JOSHUA HOLBROOK github : twitter

ecstatic 0.3.x: SO GOOD WE SKIPPED A MINOR VERSION (posted 18 Nov 2012)


(0.1 + 0.2 = 0.3?)

Today, I released a new version of ecstatic, a static file serving library for node.js that works with express, flatiron and the core http module.

On the face of it, this probably sounds pretty boring. But, for me, this is a bit of a serious milestone. The first commit to ecstatic was, coincidentally, a year ago almost to the day. Looking through the commit history, you’ll notice that there was a flurry of activity by substack and myself to hack together a reasonably well-working version. This was mostly driven by two things:

  • Connect’s static middleware kinda sucked. It worked, sure, but it didn’t have a ton of features and it wasn’t being actively developed.
  • There weren’t any static fileserving libraries that supported Flatiron at the time (afaik ecstatic is still the only one).

This left us with a reasonably well-working library with a few warts. For example, until yesterday there wasn’t a way to mount your static files on any path other than /.

So, 9 months ago, I decided to give ecstatic a rewrite. Which, as it turned out, was a gigantic mistake.

Development of the 0.2.x branch of ecstatic went something like this:

  1. Reorganize all the code in a way that’s perceived as being “better organized” but does pretty much the same stuff.
  2. Add a bunch of sugar for using ecstatic as a director route and as a flatiron plugin, which increased entry point complexity significantly
  3. Flirt with rewriting the tests to use vows because I didn’t like tap’s t.plan, eventually give up (later, I would realize that I could just delete t.plan and have my tap tests still work. Why I didn’t do this the first time I do not know.
  4. Tell people that I’m “totally going to release the 0.2.x branch” and encourage them to make pull requests against that branch
  5. Get mired in trying to figure out why the Hell the tests weren’t passing
  6. Try to sucker coderarity into making my tests pass, with limited success (thanks coderarity)
  7. Let the codebase sit around for something like 9 months without a single commit

There are a few lessons here. One is something I’m still trying to teach myself, which is that I have a tendency to bite off more than I can chew in a moment of optimism. Aside from that, thow=ugh, I think the biggest lesson is:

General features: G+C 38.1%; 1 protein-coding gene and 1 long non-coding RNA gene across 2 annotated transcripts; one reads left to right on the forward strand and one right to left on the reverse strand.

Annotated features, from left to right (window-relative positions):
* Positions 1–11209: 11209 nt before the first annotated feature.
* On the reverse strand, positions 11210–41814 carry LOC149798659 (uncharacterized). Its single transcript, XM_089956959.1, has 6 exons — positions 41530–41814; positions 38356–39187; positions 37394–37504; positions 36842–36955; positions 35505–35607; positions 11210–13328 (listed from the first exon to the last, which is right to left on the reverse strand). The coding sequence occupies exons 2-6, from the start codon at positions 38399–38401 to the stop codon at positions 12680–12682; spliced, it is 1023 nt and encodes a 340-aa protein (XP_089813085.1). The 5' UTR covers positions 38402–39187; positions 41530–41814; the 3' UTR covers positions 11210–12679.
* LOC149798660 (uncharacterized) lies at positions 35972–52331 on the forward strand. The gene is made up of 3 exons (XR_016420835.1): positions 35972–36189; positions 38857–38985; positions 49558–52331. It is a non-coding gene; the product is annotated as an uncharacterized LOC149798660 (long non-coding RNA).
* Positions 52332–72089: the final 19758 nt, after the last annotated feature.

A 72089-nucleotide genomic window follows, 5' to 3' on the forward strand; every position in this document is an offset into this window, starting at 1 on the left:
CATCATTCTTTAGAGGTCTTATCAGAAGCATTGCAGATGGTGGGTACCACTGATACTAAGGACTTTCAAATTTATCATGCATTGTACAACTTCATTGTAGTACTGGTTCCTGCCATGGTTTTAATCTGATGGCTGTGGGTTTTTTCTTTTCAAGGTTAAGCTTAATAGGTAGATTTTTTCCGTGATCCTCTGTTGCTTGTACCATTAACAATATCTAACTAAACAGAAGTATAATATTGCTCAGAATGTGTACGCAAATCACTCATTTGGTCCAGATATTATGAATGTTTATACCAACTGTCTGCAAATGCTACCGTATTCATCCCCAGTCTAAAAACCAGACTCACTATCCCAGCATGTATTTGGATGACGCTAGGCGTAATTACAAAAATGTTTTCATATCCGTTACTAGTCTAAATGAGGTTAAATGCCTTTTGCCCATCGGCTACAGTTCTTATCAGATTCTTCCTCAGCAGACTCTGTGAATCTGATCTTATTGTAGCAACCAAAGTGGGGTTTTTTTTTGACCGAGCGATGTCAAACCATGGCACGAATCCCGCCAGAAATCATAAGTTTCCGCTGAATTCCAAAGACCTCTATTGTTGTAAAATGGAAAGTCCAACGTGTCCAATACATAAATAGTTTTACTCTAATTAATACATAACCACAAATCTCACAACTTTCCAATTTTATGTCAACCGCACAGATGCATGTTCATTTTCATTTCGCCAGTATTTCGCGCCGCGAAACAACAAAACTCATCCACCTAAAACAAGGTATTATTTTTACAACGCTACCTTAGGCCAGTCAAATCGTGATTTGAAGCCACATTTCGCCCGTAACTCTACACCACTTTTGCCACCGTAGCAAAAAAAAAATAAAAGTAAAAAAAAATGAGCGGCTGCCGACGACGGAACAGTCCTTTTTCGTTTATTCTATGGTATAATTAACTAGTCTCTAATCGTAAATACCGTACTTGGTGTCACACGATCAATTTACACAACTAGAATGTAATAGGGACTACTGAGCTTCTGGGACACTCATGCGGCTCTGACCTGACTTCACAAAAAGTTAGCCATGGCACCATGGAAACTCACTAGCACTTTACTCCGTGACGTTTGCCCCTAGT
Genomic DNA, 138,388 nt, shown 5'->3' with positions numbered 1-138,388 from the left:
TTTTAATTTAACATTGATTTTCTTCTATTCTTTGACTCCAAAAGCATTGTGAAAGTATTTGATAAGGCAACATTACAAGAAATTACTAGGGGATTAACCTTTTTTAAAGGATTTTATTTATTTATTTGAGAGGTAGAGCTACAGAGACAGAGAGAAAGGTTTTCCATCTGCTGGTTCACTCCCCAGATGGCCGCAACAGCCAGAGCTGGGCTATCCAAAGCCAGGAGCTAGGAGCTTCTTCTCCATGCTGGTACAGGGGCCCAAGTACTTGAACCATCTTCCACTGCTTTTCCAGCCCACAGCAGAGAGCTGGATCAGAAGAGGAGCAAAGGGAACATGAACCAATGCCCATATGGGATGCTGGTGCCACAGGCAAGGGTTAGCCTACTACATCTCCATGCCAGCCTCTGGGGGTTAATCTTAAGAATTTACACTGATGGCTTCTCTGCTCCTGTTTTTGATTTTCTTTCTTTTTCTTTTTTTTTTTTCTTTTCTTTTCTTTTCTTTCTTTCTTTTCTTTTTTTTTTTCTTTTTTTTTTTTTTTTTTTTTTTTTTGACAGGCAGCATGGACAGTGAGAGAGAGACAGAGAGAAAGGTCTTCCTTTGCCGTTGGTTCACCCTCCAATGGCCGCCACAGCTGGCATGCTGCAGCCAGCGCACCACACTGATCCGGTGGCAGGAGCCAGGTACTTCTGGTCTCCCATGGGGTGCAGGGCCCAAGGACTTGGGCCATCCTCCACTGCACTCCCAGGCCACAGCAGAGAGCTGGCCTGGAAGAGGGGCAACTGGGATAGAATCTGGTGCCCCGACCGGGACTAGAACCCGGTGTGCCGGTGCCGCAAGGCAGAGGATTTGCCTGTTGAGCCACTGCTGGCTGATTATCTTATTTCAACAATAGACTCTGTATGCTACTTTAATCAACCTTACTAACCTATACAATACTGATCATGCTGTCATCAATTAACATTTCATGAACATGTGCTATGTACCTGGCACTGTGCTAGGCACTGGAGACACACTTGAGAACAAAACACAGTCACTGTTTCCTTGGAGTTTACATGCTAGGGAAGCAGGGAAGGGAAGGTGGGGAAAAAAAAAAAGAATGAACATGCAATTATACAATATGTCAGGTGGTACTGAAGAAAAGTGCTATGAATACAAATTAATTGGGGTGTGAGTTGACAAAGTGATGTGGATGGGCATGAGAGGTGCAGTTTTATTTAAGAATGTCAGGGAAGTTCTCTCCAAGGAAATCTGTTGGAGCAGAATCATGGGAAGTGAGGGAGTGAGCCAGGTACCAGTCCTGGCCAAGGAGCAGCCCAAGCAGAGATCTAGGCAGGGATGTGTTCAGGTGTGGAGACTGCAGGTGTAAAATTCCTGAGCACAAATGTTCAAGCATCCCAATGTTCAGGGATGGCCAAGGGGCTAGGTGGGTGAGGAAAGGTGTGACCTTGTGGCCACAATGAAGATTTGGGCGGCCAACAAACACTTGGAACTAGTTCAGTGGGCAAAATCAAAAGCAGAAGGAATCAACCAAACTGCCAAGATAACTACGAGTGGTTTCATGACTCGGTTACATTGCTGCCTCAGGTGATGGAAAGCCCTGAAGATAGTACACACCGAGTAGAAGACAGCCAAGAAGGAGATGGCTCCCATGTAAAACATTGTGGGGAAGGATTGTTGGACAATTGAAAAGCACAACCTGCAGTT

it’s better to have low complexity than to be well-organized.

The 0.2.x codebase involves a lot of concerns-separating, which seemed good at the time. However, I found that I had to make a trade-off towards more complexity, which made the 0.2.x codebase much more difficult to debug (which is what killed it in the end).

About 3 months ago, Isaac wrote his own static fileserving library, st. His API was nice and simple, had a lot of the features I wanted in ecstatic, and was presumably being more actively maintained than my own library (remember, by this time the wasted time on the 0.2.x branch had crushed my morale). In response, I almost deprecated ecstatic.

So why didn’t I? Honestly, due to you guys. I had a whole bunch of people (okay, maybe like 3 or 4, but it FELT like a “whole bunch”) tell me that they were still using ecstatic, that they had good experiences with it (what was there was apparently pretty rock-solid) and that they didn’t want it to go away. So, with the encouragement of my internet friends, I hacked on the 0.1.x codebase to bring in the good features and api changes of the 0.2.x branch and polish the leftover rough edges, and ecstatic 0.3.0 was born. Kinda like winamp 5.

In case you were wondering what exactly changed, here’s a quick rundown:

  • gzip support (thanks to Ryan Fitzgerald)
  • separation of “autoIndex” and “showDir” concepts
  • one options hash with a “root” argument instead of a string path and separate hash (happens to be backwards compatible)
  • serve files off a path other than ‘/’ with the “baseDir” option
  • 302 redirects for requests against ‘/someDirectory’ to ‘/someDirectory/’ (technically a fixed bug)
  • Travis tests (remember that travis4all bot? yeah.)

Finally, I gave direct commit access to three people other than myself, to ensure that ecstatic stays well-maintained even if/when I become flaky: Christian Howe, Colton Baker and Maciej Malecki. Big ups to all three of them!